President Macron has announced a reform of French laicite: What does it mean for Islam?

Revealed in November by L’Opinion , the announcement by President Emmanuel Macron, to reform the 1905 law of separation of Church and state  is a turning point in his policy  towards religions. Originally in favour of a reform of French Islam without any impact regarding the French law of 1905 on secularism [laïcité], Macron admitted in February the possibility to amend the “law of separation of Churches and State” that may happen in 2019 – even if the government only mentions a pre-legislative project rather than a legislative project. It  has provoked many reactions, from various religious figures but mainly from Muslim leaders and from ordinary Muslims.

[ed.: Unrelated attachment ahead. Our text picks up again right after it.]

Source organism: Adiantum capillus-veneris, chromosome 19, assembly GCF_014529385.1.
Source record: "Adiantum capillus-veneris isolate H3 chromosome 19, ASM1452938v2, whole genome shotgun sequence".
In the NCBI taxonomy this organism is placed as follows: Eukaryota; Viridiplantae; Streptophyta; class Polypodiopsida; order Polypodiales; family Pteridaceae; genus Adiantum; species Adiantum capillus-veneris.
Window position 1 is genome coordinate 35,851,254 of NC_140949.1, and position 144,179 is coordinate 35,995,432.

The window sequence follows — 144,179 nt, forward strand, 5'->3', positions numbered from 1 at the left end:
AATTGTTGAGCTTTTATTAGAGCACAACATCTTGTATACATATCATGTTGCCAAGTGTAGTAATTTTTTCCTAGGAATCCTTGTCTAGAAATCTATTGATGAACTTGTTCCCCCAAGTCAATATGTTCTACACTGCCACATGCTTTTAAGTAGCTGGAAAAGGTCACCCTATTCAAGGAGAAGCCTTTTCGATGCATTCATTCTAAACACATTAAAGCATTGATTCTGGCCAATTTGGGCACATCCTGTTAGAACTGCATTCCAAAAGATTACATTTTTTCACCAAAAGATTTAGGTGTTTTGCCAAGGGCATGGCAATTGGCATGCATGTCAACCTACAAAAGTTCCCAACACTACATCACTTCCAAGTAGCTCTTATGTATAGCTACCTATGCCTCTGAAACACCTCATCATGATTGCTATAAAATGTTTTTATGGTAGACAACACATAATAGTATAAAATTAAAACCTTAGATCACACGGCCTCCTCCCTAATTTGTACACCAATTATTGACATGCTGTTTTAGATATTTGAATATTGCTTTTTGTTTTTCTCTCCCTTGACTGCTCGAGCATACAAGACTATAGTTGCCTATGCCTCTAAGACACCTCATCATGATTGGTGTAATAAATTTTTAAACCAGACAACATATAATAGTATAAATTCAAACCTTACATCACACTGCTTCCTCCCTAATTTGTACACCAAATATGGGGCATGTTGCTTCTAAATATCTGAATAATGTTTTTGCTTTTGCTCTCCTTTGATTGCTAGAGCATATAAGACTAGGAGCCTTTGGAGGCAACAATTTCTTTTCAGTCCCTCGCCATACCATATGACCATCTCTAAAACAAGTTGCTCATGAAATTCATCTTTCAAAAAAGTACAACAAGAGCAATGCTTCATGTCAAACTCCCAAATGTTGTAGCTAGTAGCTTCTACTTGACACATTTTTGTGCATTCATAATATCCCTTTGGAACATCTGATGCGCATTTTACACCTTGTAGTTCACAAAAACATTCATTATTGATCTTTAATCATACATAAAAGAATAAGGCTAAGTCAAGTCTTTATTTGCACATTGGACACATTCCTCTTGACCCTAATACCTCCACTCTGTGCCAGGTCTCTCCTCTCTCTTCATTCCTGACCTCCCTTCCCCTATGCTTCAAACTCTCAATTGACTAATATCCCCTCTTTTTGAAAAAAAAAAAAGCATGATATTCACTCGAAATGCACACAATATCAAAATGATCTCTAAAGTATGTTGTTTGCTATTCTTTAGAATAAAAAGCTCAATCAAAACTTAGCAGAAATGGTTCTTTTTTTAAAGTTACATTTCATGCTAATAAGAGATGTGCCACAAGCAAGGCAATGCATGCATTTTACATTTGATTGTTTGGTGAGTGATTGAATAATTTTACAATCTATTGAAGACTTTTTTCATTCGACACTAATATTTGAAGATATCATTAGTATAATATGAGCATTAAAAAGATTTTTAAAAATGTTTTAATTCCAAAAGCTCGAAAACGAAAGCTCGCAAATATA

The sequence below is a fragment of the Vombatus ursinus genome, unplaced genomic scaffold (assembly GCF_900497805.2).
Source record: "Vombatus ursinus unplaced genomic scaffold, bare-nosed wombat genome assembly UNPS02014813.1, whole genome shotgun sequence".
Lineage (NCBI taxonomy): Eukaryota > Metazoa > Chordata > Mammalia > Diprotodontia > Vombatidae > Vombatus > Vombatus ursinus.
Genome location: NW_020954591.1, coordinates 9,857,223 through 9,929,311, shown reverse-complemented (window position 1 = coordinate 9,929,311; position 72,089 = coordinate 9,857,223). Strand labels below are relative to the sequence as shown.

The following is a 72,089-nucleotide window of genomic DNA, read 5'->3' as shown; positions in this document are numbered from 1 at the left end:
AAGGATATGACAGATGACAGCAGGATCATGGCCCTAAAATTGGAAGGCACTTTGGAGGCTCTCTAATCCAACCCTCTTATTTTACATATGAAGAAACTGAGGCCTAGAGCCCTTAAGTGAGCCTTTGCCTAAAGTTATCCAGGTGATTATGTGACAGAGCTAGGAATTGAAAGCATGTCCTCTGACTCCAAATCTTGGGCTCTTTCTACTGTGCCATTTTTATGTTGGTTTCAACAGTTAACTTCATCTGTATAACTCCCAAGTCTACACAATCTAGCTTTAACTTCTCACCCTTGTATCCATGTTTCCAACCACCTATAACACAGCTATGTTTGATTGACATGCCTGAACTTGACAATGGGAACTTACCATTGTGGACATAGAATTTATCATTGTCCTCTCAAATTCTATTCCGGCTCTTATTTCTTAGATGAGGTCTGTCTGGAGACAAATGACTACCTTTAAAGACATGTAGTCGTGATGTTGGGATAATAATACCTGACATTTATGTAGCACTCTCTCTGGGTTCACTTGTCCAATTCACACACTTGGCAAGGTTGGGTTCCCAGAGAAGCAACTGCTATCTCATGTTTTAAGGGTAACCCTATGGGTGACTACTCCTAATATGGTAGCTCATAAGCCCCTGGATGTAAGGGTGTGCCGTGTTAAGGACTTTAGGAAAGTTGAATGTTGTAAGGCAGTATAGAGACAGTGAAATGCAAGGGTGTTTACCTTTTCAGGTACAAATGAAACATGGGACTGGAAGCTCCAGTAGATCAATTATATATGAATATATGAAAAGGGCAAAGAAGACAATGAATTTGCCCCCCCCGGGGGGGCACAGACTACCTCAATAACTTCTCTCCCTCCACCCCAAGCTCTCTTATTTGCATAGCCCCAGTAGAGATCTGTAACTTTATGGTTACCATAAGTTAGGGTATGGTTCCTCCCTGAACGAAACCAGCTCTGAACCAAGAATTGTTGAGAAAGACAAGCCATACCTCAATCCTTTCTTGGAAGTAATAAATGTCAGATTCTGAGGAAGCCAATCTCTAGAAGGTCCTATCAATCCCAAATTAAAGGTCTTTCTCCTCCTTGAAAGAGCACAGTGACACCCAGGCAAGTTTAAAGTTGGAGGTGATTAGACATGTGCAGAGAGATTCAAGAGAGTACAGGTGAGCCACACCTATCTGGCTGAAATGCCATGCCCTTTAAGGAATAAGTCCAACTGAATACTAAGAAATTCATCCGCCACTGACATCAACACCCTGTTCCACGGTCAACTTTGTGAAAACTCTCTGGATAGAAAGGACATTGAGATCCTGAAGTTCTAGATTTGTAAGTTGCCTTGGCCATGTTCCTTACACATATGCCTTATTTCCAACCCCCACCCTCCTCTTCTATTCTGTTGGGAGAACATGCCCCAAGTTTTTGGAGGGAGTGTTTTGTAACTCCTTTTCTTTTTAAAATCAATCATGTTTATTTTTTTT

General context and presentation of the reform: